What’s more, he had better hope that his offseason surgery heals completely, because despite a valiant effort playing injured during the Senators’ run to Game 7 of the East Final, he has not returned with the same jump in his step. In fairness, the surgery was no minor matter. It included the insertion of an artificial tendon into his left foot. He’s got one goal and 16 assists in the 18 games since his recovery, and still logs 25:08 TOI.

“It doesn’t feel as good as it did before and it’s never going to, probably,” Karlsson said. “It’s going to be a while, but it is what it is. I have to find a way to make it feel as good as possible as often as possible and probably get rid of some of the bad days that are going to happen.”

How, then, does chirping about the Benjamins now have any impact on his value? It’s hard to fathom that GM Pierre Dorion and owner Eugene Melnyk will jump out of their chairs to get a deal done right now. So what’s the use, and how this goes over in the locker room is a legitimate question.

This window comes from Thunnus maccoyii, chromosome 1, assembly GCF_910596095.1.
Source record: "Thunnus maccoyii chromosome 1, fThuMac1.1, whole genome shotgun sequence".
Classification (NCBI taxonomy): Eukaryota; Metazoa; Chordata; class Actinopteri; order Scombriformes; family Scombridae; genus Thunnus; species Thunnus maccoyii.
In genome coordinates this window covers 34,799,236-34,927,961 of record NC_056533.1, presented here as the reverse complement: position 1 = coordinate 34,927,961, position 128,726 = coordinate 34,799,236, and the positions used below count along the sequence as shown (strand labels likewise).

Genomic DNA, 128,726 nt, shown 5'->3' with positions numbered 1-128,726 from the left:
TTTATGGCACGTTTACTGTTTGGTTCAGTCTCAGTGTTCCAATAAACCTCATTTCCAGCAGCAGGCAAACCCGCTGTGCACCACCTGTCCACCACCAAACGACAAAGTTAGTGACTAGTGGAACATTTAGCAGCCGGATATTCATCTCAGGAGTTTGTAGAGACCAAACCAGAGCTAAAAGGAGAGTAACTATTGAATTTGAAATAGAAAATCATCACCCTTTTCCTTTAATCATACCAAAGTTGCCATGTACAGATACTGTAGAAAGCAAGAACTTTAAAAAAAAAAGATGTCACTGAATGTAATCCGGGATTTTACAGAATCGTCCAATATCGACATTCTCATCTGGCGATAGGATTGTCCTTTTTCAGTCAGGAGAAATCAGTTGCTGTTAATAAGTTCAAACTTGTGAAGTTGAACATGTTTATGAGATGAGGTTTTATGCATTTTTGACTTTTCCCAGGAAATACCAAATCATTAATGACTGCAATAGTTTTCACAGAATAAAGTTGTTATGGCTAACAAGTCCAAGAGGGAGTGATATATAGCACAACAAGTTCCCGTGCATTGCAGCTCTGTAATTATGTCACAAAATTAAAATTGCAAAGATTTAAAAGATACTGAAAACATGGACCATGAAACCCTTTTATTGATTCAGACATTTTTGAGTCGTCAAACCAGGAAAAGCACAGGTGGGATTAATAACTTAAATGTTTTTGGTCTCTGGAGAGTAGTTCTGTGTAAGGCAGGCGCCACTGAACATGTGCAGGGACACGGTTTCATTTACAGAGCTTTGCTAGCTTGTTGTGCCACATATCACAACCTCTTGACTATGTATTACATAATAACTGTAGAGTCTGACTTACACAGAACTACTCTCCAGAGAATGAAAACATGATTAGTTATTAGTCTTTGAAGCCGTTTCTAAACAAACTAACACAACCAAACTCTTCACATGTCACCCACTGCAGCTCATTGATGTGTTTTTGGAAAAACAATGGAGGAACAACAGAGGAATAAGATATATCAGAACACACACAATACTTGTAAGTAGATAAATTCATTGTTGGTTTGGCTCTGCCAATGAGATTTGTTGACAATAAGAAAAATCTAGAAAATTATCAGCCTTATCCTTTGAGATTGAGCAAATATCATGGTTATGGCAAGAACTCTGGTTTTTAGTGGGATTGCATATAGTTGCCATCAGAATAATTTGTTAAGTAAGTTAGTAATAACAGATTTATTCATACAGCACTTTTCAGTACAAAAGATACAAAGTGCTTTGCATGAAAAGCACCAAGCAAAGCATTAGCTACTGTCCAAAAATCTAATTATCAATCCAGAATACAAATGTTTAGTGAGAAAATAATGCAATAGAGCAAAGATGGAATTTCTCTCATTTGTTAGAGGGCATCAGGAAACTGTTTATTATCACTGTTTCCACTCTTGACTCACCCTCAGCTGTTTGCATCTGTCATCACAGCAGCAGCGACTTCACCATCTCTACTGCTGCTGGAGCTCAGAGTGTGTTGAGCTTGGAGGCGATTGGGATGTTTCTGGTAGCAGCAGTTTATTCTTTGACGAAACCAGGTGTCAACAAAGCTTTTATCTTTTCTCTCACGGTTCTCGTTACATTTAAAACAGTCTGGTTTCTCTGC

The NHL’s salary cap is currently set at $75M per club.

This season, Pat Kane and Jon Toews are tops with a $10.5M cap hit ($13.8M salary). Anze Kopitar is next with $10M ($14M salary). As of next season, Connor McDavid will earn a cap hit of $12.5M. Fine company, and if I’m Karlsson, I’m doing the math, too.

What will the cap be by 2019? Maybe $80M? Bear in mind that according the CBA, no player can earn more than 20% of his team’s cap. Those numbers put him in the mid-to-high teens depending on where the cap ultimately lands.


First Option: Trade Karlsson